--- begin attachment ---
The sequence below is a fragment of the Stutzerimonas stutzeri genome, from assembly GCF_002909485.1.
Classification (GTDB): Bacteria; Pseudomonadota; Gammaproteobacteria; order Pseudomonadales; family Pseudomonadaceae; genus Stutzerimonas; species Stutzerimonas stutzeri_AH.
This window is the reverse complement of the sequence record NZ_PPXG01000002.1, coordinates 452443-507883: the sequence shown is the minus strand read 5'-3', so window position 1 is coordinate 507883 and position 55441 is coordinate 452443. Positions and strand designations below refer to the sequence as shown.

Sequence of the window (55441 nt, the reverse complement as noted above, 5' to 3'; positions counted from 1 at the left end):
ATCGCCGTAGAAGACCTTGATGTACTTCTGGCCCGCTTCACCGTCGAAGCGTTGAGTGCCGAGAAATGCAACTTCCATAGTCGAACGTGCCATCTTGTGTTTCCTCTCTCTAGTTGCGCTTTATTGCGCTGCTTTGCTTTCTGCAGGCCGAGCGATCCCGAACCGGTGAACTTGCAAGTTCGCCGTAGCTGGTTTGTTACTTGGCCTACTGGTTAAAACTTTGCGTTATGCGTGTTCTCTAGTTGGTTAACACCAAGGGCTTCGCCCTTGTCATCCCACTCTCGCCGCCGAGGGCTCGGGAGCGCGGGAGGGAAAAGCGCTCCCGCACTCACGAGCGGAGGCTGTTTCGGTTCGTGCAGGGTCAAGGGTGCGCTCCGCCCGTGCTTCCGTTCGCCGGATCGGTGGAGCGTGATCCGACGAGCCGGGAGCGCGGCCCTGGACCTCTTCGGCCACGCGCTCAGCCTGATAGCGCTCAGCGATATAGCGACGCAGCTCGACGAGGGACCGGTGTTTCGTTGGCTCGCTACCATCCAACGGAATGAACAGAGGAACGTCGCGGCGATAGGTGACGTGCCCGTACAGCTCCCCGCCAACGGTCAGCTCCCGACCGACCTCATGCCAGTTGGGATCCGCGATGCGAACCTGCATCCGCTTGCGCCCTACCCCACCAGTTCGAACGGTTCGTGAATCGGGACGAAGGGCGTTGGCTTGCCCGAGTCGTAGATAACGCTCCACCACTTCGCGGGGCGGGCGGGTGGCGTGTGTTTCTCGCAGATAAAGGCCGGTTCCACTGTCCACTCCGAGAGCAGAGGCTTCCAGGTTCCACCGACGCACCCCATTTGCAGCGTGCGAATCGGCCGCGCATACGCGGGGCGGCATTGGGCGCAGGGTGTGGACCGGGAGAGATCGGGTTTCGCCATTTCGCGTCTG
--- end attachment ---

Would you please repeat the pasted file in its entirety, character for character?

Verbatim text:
The sequence below is a fragment of the Stutzerimonas stutzeri genome, from assembly GCF_002909485.1.
Classification (GTDB): Bacteria; Pseudomonadota; Gammaproteobacteria; order Pseudomonadales; family Pseudomonadaceae; genus Stutzerimonas; species Stutzerimonas stutzeri_AH.
This window is the reverse complement of the sequence record NZ_PPXG01000002.1, coordinates 452443-507883: the sequence shown is the minus strand read 5'-3', so window position 1 is coordinate 507883 and position 55441 is coordinate 452443. Positions and strand designations below refer to the sequence as shown.

Sequence of the window (55441 nt, the reverse complement as noted above, 5' to 3'; positions counted from 1 at the left end):
ATCGCCGTAGAAGACCTTGATGTACTTCTGGCCCGCTTCACCGTCGAAGCGTTGAGTGCCGAGAAATGCAACTTCCATAGTCGAACGTGCCATCTTGTGTTTCCTCTCTCTAGTTGCGCTTTATTGCGCTGCTTTGCTTTCTGCAGGCCGAGCGATCCCGAACCGGTGAACTTGCAAGTTCGCCGTAGCTGGTTTGTTACTTGGCCTACTGGTTAAAACTTTGCGTTATGCGTGTTCTCTAGTTGGTTAACACCAAGGGCTTCGCCCTTGTCATCCCACTCTCGCCGCCGAGGGCTCGGGAGCGCGGGAGGGAAAAGCGCTCCCGCACTCACGAGCGGAGGCTGTTTCGGTTCGTGCAGGGTCAAGGGTGCGCTCCGCCCGTGCTTCCGTTCGCCGGATCGGTGGAGCGTGATCCGACGAGCCGGGAGCGCGGCCCTGGACCTCTTCGGCCACGCGCTCAGCCTGATAGCGCTCAGCGATATAGCGACGCAGCTCGACGAGGGACCGGTGTTTCGTTGGCTCGCTACCATCCAACGGAATGAACAGAGGAACGTCGCGGCGATAGGTGACGTGCCCGTACAGCTCCCCGCCAACGGTCAGCTCCCGACCGACCTCATGCCAGTTGGGATCCGCGATGCGAACCTGCATCCGCTTGCGCCCTACCCCACCAGTTCGAACGGTTCGTGAATCGGGACGAAGGGCGTTGGCTTGCCCGAGTCGTAGATAACGCTCCACCACTTCGCGGGGCGGGCGGGTGGCGTGTGTTTCTCGCAGATAAAGGCCGGTTCCACTGTCCACTCCGAGAGCAGAGGCTTCCAGGTTCCACCGACGCACCCCATTTGCAGCGTGCGAATCGGCCGCGCATACGCGGGGCGGCATTGGGCGCAGGGTGTGGACCGGGAGAGATCGGGTTTCGCCATTTCGCGTCTG